Miami is one of the worst places for first-time home buyers according to the Demographia International Housing Affordability Survey. That will be obvious if you find yourself currently shopping for a nice and affordable home in the current market.
The Miami Herald has come up with a new tool to help people find out which neighborhoods are more affordable and have homes in that sweet spot - between $250,000 and $400, 000. The Miami Herald's Nick Nehamas talks about where in south Florida a person can still buy a home that's relatively affordable:
WLRN: Nick, every time we talk about real estate in Miami, I'm hoping to hear some good news.
You know, I've got to be honest.This is not one of those clouds that has that silver lining that we're all dreaming of. Foreign investment has created a lot of jobs for people here, but it really has also driven housing prices way out of line with what most people can afford.
Within the [Miami Herald] series you have a tool for people where they can actually punch in a ZIP code and see what's available. My understanding is that homes priced between $300,000 and $600,000 make up a little over 40 percent of sales in Miami Dade and yet the median income is below $50,000. Doing the math, how in the world are people affording houses?
It's really tough. And I've heard from top realtors who sell multimillion-dollar condos on the beach and big mansions in Coral Gables. They say that if they get a listing under $300,000 they take it because it's free money; that house will be sold in weeks if not days. That's how tight the market is out there especially in that sweet spot, [homes] between 2, 3, and 5 and $600,000.
When you talk to real estate agents and brokers, what are they saying about who's coming in and buying? Is it still the foreign money? Is it people retiring here? What's happening to the middle class? What's happening to these young professionals?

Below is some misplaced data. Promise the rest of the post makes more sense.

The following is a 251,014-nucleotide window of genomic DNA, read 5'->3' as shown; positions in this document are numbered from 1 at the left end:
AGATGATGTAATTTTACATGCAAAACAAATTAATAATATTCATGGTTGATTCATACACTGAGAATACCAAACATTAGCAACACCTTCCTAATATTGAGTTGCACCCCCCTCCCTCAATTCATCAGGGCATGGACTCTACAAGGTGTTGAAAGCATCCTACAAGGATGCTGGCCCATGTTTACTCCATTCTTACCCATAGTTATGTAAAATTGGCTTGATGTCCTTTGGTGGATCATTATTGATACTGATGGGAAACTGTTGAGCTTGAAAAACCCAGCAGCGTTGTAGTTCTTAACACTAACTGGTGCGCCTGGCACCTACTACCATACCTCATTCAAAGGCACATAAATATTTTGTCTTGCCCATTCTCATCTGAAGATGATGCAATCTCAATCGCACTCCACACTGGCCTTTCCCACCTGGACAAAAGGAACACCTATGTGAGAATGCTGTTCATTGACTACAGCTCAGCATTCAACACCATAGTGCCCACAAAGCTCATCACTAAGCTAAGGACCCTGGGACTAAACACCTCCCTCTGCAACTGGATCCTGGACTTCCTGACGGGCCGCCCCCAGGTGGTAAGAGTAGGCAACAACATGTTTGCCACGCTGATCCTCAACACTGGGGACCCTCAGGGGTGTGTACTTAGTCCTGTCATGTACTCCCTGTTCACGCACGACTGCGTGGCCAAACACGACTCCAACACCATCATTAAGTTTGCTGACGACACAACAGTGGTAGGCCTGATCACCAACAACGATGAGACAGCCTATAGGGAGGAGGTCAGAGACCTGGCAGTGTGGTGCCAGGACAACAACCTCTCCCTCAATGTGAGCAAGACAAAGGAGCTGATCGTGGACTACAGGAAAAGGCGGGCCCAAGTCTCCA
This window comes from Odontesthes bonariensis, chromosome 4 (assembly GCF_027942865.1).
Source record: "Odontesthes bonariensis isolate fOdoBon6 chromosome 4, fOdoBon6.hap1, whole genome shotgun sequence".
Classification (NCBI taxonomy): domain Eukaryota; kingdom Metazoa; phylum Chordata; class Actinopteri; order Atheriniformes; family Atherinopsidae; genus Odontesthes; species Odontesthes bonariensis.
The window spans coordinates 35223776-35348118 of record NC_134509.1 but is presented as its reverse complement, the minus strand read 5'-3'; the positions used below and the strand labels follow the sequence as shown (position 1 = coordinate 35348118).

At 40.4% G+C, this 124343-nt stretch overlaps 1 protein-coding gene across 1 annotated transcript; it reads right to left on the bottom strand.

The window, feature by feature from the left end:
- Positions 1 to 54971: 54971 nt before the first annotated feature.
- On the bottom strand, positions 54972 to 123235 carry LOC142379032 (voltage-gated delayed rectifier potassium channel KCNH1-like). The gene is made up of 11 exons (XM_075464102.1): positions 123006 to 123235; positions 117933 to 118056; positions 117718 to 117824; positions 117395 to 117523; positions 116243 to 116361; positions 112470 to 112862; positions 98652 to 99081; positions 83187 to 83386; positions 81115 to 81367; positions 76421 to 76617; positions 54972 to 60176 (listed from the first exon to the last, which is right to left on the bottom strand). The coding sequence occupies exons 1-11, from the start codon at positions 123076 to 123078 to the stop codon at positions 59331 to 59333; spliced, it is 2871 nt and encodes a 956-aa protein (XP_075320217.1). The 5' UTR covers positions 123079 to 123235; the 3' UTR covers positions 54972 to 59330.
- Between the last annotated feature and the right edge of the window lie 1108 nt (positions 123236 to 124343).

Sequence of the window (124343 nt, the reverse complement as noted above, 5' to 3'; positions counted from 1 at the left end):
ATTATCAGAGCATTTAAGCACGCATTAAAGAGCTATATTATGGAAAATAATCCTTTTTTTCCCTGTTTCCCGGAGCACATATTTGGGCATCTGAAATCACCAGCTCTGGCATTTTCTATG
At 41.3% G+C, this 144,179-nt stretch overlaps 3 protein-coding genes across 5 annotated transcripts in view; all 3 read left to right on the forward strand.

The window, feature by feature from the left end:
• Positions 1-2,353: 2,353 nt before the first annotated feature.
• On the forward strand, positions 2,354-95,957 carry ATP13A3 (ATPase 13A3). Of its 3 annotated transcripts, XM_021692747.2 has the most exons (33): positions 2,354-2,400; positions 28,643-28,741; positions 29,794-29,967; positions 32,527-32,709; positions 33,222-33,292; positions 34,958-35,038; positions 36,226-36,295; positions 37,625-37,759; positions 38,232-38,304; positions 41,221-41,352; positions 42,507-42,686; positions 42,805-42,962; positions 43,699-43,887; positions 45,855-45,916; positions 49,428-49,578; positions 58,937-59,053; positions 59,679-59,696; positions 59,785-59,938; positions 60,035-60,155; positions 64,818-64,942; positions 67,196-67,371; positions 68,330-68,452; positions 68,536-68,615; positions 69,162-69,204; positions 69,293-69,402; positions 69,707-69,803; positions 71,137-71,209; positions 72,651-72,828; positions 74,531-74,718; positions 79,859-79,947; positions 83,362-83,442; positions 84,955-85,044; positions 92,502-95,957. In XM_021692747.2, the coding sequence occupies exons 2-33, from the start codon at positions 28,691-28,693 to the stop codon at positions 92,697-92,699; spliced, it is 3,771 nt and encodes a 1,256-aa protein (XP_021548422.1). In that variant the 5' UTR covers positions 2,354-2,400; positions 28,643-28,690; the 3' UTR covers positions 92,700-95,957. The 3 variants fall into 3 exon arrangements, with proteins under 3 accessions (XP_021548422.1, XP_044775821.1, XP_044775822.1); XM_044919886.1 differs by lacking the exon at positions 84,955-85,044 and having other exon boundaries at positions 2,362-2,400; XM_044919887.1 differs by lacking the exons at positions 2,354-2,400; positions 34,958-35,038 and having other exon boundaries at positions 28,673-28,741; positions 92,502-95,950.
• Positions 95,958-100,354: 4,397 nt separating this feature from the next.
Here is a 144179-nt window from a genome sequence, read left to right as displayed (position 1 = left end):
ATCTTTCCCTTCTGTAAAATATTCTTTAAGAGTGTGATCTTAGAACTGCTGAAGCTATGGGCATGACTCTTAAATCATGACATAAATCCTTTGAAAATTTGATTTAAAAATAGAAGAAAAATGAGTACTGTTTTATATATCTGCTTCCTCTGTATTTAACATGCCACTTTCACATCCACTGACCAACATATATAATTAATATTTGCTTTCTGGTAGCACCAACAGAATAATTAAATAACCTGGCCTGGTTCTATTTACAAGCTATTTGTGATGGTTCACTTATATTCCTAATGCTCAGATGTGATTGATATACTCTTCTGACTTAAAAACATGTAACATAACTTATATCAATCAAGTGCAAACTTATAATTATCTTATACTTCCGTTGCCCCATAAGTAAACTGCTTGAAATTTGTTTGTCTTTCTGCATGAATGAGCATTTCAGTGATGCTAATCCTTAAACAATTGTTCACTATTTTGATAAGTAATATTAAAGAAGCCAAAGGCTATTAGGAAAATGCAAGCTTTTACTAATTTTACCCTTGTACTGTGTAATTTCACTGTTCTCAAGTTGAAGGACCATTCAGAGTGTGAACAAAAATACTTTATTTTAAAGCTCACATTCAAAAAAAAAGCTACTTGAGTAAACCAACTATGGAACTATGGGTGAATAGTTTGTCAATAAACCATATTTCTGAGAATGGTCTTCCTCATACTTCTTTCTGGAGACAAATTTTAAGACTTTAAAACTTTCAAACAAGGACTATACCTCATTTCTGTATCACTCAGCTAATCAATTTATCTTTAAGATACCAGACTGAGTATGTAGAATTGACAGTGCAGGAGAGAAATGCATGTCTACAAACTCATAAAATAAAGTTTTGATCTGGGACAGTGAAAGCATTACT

Foreign money has definitely slowed down over the last couple of years compared to what it was when the dollar was really weak, and for middle class people brokers say there are homes out there that are affordable. It just takes a lot of work. I mean, you hear about people looking at 30, 40, 50, 60 homes before they find one that's suitable and then once they close it often involves thousands, tens of thousands of dollars in renovations and making sure the home is up to code.
Right now you say that there are [affordable] homes out there. Where?
There are these hidden gem neighborhoods that are closer to downtown and other employment centers that we've identified on MiamiHerald.com. But, sadly, the further south you go and the further away from job centers you go that's where the affordable product is. You see, a lot of people are really starting to consider Homestead and the Cutler Bay Area, even knowing that the traffic is going to be a nightmare, just because that's where they can get the home they've always dreamed of.
What about the condo market? What does that look like right now in Miami?
The luxury condo market is really falling off with sales and prices dropping 20, 25 percent in the biggest luxury markets. Brokers are saying that sellers are really just going to have to reduce their pricing. But it is a tale of two markets because the single family market, the market for middle class buyers, there's not a lot of new construction being delivered. So that market is just going to keep rising and rising and rising.